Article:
Until teachers get fired for teaching evolution or climate change. :P

about 3 months ago

Geothermal Heat Contributing To West Antarctic Ice Sheet Melting

Xyrus Re:Let me get this straight (387 comments)

The Thwaites Glacier is melting because of Geothermal heat rather than AGW?

No. It isn't. Read the paper instead of making inferences from a summary that is significantly lacking in details.

Scientists knew there was geothermal heat contributing to base melting of the glacier. Most places on Earth have a tiny amount of geothermal heat flux so underneath most glaciers there some small amount of melting due to this heat. On average, the geothermal flux on Earth is about 65 milliwatts/square meter.

This paper was looking to quantify the geothermal flux under the glacier so that they could model the behavior more accurately. It turns out the the average geothermal flux under the glacier is around 120 milliwatts/square meter with some areas going as high as 200 milliwatts/square meter. This adds a little bit more base melt and thus allows the glacier to move a little bit faster.

Keep in mind, these are milliwatts we're talking about, so it certainly isn't melting a lot. But since it is base melt it is contributing to glacier movement speed. This contributes to the ice loss already occurring due to warmer temperatures.

about 3 months ago

Geothermal Heat Contributing To West Antarctic Ice Sheet Melting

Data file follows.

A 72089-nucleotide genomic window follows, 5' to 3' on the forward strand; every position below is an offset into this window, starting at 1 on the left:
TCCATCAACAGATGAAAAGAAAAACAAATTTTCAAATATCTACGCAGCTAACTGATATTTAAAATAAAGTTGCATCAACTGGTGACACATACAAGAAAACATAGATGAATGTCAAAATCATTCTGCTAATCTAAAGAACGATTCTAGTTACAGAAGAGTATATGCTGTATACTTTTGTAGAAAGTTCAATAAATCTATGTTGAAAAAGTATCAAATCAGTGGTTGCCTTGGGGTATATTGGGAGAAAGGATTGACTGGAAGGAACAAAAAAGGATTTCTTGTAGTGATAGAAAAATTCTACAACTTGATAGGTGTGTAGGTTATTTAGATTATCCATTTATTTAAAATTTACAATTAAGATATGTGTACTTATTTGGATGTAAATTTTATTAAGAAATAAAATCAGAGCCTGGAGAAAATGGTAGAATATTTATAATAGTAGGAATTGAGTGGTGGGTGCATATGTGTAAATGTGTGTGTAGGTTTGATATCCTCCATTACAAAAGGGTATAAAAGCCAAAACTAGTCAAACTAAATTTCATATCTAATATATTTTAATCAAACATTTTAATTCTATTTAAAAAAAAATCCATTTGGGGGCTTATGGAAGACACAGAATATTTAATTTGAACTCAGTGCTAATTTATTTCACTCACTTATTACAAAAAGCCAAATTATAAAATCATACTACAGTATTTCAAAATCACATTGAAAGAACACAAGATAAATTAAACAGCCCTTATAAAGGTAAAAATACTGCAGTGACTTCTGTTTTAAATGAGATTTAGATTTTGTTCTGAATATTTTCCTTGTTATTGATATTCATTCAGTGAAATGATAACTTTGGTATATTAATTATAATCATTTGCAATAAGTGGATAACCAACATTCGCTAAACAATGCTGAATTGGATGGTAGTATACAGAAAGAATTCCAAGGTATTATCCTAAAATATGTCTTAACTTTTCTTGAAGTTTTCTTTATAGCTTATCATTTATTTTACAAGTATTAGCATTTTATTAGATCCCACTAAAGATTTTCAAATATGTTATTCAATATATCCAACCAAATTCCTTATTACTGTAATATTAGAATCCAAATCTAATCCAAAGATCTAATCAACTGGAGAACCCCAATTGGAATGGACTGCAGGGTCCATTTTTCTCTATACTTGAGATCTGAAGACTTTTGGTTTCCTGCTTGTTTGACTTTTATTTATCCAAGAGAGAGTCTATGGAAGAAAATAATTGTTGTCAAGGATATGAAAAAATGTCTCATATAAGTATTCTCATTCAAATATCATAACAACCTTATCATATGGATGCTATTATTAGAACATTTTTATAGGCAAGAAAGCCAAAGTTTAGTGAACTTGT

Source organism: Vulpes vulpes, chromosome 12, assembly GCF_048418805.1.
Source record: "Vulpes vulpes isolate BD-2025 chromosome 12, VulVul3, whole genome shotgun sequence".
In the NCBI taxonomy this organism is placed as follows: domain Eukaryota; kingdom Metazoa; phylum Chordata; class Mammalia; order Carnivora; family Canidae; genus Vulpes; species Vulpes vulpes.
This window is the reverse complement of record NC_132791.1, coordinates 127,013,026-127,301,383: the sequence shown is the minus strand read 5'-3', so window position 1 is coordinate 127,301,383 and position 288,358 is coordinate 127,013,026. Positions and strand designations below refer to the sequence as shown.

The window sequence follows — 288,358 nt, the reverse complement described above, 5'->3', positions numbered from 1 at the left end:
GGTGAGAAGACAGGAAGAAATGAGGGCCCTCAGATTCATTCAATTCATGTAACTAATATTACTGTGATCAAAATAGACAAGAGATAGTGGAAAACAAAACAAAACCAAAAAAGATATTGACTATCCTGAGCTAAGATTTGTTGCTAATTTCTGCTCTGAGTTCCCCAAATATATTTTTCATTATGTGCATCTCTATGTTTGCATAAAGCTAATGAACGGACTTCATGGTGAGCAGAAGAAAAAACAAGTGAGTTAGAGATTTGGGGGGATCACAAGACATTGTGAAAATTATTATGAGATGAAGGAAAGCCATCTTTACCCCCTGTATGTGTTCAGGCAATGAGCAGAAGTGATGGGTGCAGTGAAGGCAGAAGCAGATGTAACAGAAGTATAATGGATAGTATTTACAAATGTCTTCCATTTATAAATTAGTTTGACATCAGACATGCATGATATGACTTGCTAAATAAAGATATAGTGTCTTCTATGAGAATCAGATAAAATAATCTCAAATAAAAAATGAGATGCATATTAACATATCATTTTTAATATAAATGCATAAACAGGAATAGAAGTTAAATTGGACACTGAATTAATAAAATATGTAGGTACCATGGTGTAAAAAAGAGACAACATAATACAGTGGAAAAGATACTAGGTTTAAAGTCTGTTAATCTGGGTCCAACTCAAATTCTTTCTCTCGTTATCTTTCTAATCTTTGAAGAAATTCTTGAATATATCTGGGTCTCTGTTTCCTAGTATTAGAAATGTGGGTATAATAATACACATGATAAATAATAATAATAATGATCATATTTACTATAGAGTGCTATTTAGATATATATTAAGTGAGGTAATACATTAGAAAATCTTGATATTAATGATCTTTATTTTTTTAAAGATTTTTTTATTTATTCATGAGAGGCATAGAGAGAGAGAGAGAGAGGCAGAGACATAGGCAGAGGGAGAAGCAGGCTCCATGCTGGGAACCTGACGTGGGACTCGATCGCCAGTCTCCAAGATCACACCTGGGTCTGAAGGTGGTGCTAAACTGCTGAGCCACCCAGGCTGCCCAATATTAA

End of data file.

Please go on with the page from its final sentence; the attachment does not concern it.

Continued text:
Xyrus Re:Queue the deniers (387 comments)

You can't have a balanced discussion when the people involved want to remain willfully ignorant of the science. Check that, you can't have a balanced discussion when the people involved want to deny reality (hence the term "denier"). If science and reality can't convince someone that something is happening, you're just wasting time and resources that could be better put to use elsewhere.

about 3 months ago


Xyrus hasn't submitted any stories.



Yesterday, I got modded a troll...

Xyrus Xyrus writes  |  more than 9 years ago

In my response to the PA kids who were threatened with felony class 3 charges, I stated a simple truth: The kids broke the law, now they have to deal with the consequences.

Those who modded me troll did so out of ignorance, did it "for the children", believe the punishment does not fit the crime, or believe the school "had it coming" because of crappy security.

Out of all these reasons, only one has even the slightest bit of merit: the punishement does not fit the crime. All the rest are ludicrous.

The first one: Ignorance. This is the the typical knee-jerk slashdot reaction made by those who do not RTFA. Felony charges for messing with school computers? OUTRAGE, how can you support this?

Quite simply because they were using state computers and illegally altering them by bypassing security measures. The fact that they're teenagers is irrelevant. What if this has happened on the schools main servers and the teens were placing porn in teachers directories? What if they started messing with their disciplinary records or grades? What if they were doing this on a bank's system?

In short, where do you draw the line.

A lot of responses claim that the felony charges will ruin the kids lives. Again, this is sheer ignorance. Prosecuting felony charges is expensive, and pressing felony chrages on teens has often been a delicate point. Of course, the sensationalistic media coverage fails to mention this.